Molecular model of COVI-19 virus

Abs 2019-nCoV RNA virus - 3d rendered image on black background.

Coronavirus and How Pharmacists Can Help

COVID-19 or Coronavirus has been continuously spreading across the globe and earlier this week the World Health Organization (WHO) declared it a pandemic. With the widespread panic that is happening across the United States, pharmacists, one of the most accessible healthcare professionals, can expect more and more people to come to them with questions and seeking guidance.

According to the Centers for Disease Control and Prevention (CDC), there are 1,215 total cases and 36 deaths in the U.S. as of March 12, 2020. With the numbers expected to increase, what can pharmacists do to alleviate worries that patients might have?

Provide tips on how to prevent illness

One of the most frequently asked questions people might ask are, “How can I keep my family safe from getting sick?” While the answer may be common sense and already known, having a healthcare professional reminding you to do the simple things can be reassuring.

According to the CDC, pharmacists should remind patients to:

  • Keep a safe distance from others, as the best way to prevent contracting the virus is not coming into contact with the virus.
  • Wash and clean hands often. Wash hands with soap and water for 20 seconds. If using hand sanitizer, use a hand sanitizer that contains at least 60% alcohol.
  • Stay home if you are sick – except to visit a medical provider.
  • Cover your coughs and sneezes.
  • Clean and disinfect frequently touched surfaces daily.
Educate patients on the difference between the flu and coronavirus

Knowing the difference between the flu and coronavirus is essential at this time, especially to provide relief to worrying patients. Both have similar symptoms including fever, body aches, fatigue, cough, and sometimes vomiting and diarrhea. A patient should be tested for coronavirus if they have been traveling or have been in close proximity or physical contact with someone who has traveled, in addition to showing symptoms.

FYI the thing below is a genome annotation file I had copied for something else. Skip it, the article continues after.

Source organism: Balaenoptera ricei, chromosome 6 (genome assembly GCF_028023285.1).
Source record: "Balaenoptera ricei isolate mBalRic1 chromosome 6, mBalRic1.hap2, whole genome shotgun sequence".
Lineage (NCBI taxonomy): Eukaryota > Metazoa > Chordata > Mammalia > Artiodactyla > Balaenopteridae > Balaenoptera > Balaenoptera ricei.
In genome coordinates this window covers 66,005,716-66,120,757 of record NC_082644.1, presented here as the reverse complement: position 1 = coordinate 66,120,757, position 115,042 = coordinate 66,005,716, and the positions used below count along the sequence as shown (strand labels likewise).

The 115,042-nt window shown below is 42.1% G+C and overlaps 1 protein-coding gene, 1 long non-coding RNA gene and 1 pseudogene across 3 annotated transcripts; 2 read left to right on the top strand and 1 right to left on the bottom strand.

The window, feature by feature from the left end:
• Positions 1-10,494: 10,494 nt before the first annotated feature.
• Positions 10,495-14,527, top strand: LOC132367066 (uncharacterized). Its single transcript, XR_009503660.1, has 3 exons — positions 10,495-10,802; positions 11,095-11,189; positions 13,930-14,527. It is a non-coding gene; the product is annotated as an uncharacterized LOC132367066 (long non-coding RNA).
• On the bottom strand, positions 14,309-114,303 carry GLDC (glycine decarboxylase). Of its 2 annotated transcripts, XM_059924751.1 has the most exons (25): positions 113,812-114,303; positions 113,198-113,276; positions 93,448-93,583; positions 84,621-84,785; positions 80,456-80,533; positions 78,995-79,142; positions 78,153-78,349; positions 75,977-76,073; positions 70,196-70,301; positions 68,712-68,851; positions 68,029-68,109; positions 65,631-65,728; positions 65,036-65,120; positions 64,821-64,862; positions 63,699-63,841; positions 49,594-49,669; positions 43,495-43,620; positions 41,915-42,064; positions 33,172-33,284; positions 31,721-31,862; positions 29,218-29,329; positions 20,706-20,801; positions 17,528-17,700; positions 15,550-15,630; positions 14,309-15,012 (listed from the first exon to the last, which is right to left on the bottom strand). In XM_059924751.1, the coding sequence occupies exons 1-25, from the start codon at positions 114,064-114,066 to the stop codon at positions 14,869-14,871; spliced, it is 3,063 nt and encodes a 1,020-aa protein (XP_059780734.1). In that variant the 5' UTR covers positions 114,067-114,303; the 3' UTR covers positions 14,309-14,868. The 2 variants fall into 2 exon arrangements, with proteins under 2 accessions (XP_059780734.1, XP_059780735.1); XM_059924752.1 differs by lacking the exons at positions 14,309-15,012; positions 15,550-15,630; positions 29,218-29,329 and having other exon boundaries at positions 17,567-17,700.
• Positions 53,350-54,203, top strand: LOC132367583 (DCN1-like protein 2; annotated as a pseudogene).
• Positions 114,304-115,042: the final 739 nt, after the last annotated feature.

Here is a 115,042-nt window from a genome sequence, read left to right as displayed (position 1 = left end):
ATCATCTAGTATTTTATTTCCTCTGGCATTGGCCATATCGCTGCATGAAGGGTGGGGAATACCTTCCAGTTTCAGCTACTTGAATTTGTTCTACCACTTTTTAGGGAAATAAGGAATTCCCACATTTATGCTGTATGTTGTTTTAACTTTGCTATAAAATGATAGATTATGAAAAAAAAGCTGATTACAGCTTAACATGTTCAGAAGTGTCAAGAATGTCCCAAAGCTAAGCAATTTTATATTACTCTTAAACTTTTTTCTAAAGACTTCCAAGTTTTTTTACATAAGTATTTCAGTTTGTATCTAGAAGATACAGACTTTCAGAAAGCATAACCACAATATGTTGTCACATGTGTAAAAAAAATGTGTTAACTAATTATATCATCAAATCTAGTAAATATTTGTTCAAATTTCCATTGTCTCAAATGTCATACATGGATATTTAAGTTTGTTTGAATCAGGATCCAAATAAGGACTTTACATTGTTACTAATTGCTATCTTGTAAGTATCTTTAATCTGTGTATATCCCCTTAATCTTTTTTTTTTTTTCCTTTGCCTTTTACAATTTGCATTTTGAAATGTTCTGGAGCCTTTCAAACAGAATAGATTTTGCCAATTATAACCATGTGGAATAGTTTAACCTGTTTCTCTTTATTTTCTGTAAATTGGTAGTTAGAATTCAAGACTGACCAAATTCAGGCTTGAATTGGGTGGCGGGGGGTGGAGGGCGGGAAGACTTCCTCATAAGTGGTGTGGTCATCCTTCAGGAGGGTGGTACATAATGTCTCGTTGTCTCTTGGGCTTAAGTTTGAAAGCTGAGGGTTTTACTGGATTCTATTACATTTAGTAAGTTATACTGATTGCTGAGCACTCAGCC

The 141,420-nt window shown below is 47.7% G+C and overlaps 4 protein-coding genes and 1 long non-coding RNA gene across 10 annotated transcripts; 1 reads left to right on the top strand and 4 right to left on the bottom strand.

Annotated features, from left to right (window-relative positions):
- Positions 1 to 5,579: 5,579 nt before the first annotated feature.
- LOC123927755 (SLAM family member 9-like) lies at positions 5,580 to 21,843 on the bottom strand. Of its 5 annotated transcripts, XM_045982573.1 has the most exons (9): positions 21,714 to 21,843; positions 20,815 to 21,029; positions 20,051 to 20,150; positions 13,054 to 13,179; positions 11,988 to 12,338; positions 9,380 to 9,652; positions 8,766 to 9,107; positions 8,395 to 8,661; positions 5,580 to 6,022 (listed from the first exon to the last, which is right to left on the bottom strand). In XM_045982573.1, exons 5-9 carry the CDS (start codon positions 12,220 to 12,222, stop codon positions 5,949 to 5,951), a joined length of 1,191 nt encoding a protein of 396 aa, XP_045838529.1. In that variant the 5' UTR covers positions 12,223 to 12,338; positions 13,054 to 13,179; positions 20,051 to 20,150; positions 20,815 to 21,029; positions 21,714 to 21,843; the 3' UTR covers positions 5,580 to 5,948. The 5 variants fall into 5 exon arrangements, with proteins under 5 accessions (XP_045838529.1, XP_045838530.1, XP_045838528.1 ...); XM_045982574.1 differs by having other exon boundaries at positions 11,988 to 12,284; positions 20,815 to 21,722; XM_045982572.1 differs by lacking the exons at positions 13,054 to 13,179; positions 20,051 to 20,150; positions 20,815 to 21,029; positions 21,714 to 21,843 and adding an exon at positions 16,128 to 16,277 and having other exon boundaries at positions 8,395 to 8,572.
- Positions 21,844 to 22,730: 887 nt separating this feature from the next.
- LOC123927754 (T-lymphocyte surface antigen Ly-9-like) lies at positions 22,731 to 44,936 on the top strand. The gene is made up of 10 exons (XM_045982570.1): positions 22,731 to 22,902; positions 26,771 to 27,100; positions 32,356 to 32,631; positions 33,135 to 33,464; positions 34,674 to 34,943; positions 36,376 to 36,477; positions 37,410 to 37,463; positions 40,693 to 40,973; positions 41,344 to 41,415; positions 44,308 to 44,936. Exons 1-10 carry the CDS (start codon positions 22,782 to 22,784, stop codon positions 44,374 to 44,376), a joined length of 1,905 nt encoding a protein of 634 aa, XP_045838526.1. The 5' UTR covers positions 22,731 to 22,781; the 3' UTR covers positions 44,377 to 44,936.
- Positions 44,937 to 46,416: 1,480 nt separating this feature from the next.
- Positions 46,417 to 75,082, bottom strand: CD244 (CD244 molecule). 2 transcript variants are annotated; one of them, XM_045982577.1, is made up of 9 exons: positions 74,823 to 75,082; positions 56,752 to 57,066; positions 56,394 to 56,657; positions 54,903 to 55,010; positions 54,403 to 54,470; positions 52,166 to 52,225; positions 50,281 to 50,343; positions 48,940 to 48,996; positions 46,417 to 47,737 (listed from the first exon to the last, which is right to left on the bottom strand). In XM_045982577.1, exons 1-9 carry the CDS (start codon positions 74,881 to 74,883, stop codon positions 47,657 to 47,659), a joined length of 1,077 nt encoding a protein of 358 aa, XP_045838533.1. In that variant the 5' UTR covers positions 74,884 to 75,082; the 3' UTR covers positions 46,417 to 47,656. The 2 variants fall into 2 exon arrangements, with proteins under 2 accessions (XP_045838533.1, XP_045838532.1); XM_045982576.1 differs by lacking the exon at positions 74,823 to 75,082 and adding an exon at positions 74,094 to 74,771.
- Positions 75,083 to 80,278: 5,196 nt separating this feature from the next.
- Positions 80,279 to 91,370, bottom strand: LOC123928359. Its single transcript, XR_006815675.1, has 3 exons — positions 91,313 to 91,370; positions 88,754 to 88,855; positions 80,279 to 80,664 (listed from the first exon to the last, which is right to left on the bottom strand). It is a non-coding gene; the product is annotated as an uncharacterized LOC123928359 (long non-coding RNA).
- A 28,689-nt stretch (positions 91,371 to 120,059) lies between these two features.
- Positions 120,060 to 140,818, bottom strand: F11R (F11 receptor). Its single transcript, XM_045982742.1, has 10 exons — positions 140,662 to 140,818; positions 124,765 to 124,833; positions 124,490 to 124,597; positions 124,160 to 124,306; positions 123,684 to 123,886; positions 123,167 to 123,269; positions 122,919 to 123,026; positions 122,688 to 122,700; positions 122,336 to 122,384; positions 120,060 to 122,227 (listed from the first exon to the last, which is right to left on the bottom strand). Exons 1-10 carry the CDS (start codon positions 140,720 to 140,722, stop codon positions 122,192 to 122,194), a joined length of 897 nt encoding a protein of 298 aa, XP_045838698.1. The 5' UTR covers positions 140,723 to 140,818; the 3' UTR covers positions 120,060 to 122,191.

In an article by the American Pharmacists Association (APhA), Pharmacy Today sat down with virus expert Timothy Sheahan and got his take on the differences and similarities between the two.

“They’re both respiratory viruses, so they’re transmitted primarily by the respiratory route—coughing and sneezing and contact with respiratory secretions,” Sheahan said. “Flu and coronavirus both have RNA for their genetic material. The virus particle itself can be made up of different things or in a different style, and both influenza and coronavirus are enveloped viruses. That means that as they’re leaving the cell in which they’re made, they take a part of the membrane of the cell that they’re growing in with them.”

Since coronavirus is an enveloped virus, Sheahan says that disinfectants would be the best line of defense.

“Usually, enveloped viruses are less stable in the environment, and they’re susceptible to alcohol disinfectants and stuff like that, whereas with some of the tougher viruses, you really need bleach to kill them. So, handwashing with soap and water and alcohol-based hand sanitizers should be effective against the new coronavirus. Normal household cleaners like soap and water, alcohol-based cleaners or bleach-containing disinfectants should be sufficient to clean surfaces and objects in the home.”

Read the full interview here.

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